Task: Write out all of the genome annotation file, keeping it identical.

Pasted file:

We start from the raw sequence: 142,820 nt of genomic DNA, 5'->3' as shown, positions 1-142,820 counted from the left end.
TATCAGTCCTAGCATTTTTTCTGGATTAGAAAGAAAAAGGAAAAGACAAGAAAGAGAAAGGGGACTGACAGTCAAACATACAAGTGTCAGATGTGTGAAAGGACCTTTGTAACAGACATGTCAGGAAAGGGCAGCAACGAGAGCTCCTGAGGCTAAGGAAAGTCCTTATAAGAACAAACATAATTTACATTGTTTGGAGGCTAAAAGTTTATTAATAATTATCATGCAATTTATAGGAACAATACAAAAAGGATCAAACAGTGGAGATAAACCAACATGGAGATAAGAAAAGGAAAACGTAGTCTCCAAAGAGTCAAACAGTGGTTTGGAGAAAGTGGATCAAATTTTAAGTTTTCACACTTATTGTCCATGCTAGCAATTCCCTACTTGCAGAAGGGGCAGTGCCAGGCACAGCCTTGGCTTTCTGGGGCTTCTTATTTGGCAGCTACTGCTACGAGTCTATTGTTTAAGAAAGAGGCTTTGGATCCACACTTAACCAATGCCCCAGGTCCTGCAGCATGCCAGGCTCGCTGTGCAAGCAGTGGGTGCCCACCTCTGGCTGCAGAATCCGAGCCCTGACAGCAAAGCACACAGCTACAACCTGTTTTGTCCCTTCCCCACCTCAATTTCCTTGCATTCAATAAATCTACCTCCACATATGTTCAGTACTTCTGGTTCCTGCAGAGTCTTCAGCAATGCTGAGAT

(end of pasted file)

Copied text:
We start from the raw sequence: 142,820 nt of genomic DNA, 5'->3' as shown, positions 1-142,820 counted from the left end.
TATCAGTCCTAGCATTTTTTCTGGATTAGAAAGAAAAAGGAAAAGACAAGAAAGAGAAAGGGGACTGACAGTCAAACATACAAGTGTCAGATGTGTGAAAGGACCTTTGTAACAGACATGTCAGGAAAGGGCAGCAACGAGAGCTCCTGAGGCTAAGGAAAGTCCTTATAAGAACAAACATAATTTACATTGTTTGGAGGCTAAAAGTTTATTAATAATTATCATGCAATTTATAGGAACAATACAAAAAGGATCAAACAGTGGAGATAAACCAACATGGAGATAAGAAAAGGAAAACGTAGTCTCCAAAGAGTCAAACAGTGGTTTGGAGAAAGTGGATCAAATTTTAAGTTTTCACACTTATTGTCCATGCTAGCAATTCCCTACTTGCAGAAGGGGCAGTGCCAGGCACAGCCTTGGCTTTCTGGGGCTTCTTATTTGGCAGCTACTGCTACGAGTCTATTGTTTAAGAAAGAGGCTTTGGATCCACACTTAACCAATGCCCCAGGTCCTGCAGCATGCCAGGCTCGCTGTGCAAGCAGTGGGTGCCCACCTCTGGCTGCAGAATCCGAGCCCTGACAGCAAAGCACACAGCTACAACCTGTTTTGTCCCTTCCCCACCTCAATTTCCTTGCATTCAATAAATCTACCTCCACATATGTTCAGTACTTCTGGTTCCTGCAGAGTCTTCAGCAATGCTGAGAT